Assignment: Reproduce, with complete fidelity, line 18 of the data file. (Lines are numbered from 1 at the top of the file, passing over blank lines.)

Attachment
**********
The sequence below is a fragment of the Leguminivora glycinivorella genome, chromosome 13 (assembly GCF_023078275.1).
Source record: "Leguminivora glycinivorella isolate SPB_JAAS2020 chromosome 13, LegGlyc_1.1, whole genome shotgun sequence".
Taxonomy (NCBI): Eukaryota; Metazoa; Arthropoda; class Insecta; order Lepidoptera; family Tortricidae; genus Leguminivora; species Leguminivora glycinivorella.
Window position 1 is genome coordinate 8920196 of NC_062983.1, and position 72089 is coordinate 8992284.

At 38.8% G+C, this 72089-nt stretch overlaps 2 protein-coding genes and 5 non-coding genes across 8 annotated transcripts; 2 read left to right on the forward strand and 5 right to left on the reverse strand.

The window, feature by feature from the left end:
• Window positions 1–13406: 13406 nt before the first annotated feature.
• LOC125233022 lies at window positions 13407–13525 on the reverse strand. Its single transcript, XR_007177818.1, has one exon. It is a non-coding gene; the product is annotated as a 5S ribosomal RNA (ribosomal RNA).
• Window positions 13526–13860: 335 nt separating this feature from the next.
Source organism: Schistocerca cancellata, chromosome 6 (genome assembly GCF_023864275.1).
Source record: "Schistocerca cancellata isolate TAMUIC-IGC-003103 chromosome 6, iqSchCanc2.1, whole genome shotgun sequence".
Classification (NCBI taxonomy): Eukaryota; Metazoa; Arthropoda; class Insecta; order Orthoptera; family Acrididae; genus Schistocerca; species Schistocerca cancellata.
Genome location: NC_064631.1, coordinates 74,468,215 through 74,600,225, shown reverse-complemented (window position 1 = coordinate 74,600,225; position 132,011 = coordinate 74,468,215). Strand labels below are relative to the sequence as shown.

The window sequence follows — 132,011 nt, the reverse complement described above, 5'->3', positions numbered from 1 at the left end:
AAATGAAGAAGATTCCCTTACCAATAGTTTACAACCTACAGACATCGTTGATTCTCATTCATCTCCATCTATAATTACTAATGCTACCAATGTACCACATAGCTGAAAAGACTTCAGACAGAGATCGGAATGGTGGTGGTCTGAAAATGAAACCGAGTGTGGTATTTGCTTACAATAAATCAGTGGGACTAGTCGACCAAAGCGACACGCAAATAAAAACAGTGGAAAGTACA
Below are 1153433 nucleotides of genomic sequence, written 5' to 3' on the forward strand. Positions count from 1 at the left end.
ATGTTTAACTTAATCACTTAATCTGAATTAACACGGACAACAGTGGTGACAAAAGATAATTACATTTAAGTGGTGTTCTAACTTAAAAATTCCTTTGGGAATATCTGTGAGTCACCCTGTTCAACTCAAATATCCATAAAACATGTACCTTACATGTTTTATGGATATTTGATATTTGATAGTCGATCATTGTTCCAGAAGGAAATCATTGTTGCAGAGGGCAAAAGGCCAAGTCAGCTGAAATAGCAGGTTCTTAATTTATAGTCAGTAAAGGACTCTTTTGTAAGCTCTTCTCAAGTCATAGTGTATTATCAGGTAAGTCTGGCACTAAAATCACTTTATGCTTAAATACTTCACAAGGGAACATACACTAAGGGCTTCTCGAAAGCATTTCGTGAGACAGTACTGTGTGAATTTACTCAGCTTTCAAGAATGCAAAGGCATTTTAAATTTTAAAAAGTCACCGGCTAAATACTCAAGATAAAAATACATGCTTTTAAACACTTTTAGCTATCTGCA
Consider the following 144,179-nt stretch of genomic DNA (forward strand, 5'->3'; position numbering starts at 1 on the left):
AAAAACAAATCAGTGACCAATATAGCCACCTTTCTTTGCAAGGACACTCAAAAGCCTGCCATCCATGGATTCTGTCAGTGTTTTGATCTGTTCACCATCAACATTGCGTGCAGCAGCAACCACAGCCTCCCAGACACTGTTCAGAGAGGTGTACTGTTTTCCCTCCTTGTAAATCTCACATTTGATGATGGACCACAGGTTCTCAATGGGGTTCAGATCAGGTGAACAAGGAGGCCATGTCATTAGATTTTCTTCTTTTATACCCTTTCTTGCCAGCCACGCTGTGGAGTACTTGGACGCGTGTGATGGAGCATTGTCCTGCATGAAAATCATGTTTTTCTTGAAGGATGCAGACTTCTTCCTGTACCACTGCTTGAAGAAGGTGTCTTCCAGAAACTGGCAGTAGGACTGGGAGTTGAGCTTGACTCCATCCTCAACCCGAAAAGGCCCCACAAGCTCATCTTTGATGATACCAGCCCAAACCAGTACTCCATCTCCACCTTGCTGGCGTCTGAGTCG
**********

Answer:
Consider the following 144,179-nt stretch of genomic DNA (forward strand, 5'->3'; position numbering starts at 1 on the left):